History of Budapest
The ancestors of the modern Hungarians are the Magyars who migrated from the Urals in 896. Hungary crowned its first King, Stephen, in 1000. The country, becoming one of the largest monarchies, flourished under King Mátyás ’ rule from 1458-90.
The Ottomans, however, captured Buda in 1541 and made it the capital of Ottoman Hungary. To quell their advance, Habsburg led Austria occupied western Hungary. In 1686 Christian armies led by the Habsburg finally defeated the Ottoman.
After 150 years, a major uprising 1848 caused Emperor Franz Joseph to unite the two nations creating the Dual Monarchy of Austro-Hungary in 1867. Following World War I, Hungary lost two-thirds of its territory to Yugoslavia, Czechoslovakia and Romania.
In order to regain these territories, Hungary joined Germany in World War II. Unfortunately, during December of 1944 through January 1945, Budapest came under siege as the German fought the Russians.
The Russians freed the Jews and as our tour guide put it, we were free for a day before being occupied for the next 45 years! A strict communist party ruled through the 1950’s and 1960’s. Borders were closed and people were not allowed to leave. Hungary had a two-color passport system. A red passport allowed citizens to travel to other socialist countries. The blue passport, which was basically never issued, granted the people access to western states.
People lived in fear as secret police infiltrated the communities. Peaceful protestors were gunned down by the soviet army in what turned out to be the 1956 uprising. The people lost this battle, but soft communism soon ruled and people were allowed to travel, though sometime they had to wait 10-12 hours at the border to be checked for no western wares. It wasn’t until 1989 that Hungary won its freedom and a new government was elected in 1990.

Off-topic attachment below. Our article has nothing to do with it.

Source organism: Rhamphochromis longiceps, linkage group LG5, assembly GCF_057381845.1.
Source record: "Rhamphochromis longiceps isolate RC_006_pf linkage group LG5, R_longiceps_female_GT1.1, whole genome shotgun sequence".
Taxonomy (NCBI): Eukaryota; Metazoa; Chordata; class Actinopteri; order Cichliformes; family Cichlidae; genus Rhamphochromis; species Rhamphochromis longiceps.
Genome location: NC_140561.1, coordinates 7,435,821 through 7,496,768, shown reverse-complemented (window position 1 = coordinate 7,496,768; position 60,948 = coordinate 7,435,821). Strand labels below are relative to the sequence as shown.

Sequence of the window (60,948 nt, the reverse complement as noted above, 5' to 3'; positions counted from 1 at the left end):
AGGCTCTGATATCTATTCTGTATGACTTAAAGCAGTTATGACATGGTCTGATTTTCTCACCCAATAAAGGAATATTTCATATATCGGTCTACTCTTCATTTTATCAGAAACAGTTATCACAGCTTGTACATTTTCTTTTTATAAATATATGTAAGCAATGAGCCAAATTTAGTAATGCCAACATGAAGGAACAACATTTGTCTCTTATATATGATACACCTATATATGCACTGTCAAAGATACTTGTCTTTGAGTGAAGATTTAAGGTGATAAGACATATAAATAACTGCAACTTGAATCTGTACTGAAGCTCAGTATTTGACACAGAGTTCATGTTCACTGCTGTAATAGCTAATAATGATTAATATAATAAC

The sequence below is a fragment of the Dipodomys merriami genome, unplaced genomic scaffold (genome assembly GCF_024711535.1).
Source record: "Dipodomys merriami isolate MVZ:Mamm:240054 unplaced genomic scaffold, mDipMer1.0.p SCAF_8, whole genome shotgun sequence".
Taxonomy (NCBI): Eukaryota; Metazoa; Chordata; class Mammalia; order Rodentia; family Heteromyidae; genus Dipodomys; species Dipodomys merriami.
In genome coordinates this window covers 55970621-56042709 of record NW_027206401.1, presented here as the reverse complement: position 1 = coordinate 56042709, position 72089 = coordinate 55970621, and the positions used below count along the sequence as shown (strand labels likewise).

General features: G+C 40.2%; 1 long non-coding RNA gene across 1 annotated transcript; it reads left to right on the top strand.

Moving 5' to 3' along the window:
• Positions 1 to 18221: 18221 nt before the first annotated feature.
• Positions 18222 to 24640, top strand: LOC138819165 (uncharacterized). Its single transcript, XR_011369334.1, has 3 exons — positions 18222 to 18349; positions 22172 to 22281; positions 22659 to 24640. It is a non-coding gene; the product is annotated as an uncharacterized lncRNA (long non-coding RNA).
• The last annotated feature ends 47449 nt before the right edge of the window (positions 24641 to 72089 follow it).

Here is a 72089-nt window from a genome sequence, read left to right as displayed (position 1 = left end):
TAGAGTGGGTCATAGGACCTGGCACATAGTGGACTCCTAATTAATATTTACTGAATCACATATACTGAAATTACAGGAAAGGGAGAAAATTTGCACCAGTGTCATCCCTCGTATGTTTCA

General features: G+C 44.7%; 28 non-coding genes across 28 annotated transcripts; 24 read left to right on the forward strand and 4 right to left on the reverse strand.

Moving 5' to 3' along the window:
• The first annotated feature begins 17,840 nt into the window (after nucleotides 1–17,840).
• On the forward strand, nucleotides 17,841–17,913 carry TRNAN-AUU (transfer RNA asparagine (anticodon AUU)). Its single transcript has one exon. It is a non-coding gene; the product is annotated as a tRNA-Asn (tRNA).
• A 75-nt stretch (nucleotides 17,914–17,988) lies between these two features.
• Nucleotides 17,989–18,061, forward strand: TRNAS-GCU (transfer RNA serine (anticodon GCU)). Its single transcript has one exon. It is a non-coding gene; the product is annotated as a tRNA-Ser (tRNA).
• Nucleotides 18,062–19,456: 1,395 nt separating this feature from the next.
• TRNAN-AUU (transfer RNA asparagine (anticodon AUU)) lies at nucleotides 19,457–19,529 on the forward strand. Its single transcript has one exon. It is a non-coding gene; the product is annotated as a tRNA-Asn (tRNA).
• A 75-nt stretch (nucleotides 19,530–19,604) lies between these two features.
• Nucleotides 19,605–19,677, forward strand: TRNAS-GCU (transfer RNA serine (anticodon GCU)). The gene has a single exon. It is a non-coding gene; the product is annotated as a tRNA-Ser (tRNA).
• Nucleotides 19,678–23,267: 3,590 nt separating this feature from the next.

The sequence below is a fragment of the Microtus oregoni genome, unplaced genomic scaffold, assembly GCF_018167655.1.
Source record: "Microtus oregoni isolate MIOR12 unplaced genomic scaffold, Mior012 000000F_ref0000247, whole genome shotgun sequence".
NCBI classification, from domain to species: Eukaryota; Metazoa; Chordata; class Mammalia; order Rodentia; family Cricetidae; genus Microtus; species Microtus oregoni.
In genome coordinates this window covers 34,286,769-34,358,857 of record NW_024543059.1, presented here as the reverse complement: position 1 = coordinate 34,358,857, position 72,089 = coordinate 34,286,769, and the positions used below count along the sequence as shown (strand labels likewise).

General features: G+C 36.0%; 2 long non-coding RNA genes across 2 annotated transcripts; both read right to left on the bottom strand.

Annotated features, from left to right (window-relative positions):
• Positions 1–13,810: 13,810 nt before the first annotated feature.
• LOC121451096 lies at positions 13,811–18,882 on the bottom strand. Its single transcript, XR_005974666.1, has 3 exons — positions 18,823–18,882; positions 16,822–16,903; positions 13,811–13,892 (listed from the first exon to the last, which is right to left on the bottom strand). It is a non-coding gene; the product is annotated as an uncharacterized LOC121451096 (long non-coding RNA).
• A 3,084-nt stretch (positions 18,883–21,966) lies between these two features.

Geography and Demographics of Budapest
Today Budapest is considered one of the most beautiful cities in Europe. The city was unified in 1873 and comprises three separate towns – Buda and Obuda on the west bank of the Danube and Pest on the east bank.
The west bank of Budapest is very hilly while the east bank is very flat. The Pest is very busy with many businesses. Two-thirds of the population, including most young people, live on the Pest side. The Buda side is home to more families and expensive neighborhoods.
Where to Stay
We found a reasonably priced hotel on the Pest side of Budapest just outside the Jewish quarter in the city center. For $150, we booked a twin bed room at Danubius Hotel Astoria City Center. This four-star, historic hotel with 138 rooms is over 100 years old.
It is only blocks away from the Great Synongogue and easy walking distance from the popular Váci Utca, a pedestrian street lined with restaurants whose northern end terminates at Vörösmarty Square, home to a fun Christmas market in December.
Things to Do
Budapest, population 2 million, has many places to see and things to do. We only scratched the surface in our two days in the city. We arrived in the evening and after checking into our hotel, headed straight to the Christmas Market for some food.
Váci Utca and the Christmas Market
Fortunately, Váci Utca was only four blocks away from Danubius Hotel Astoria, and we only strolled a few blocks on the pedestrian walkway to reach Vörösmarty Square. Friday evening invited a lively, yet courteous crowd to taste the traditional foods.
Kristin ordered stuffed cabbage on a placki (or potato pancake) while I ordered pork knuckles with vegetables on a placki. At the time, we didn’t know what we were ordering and just pointed. The hearty and greasy meals filled us up before we strolled the Christmas market while listening to a Hungarian band play traditional music.
We took two laps around the square, one to see all the local, artisanal wares and another to check out the food. Many booths sold traditional Hungarian food such as langos, kürtőskalács, and goulash. Of course, mulled wine and palinka are a must to wash down the traditional food. Both the hot wine and fruit brandy definitely warmed our insides on the cold evening!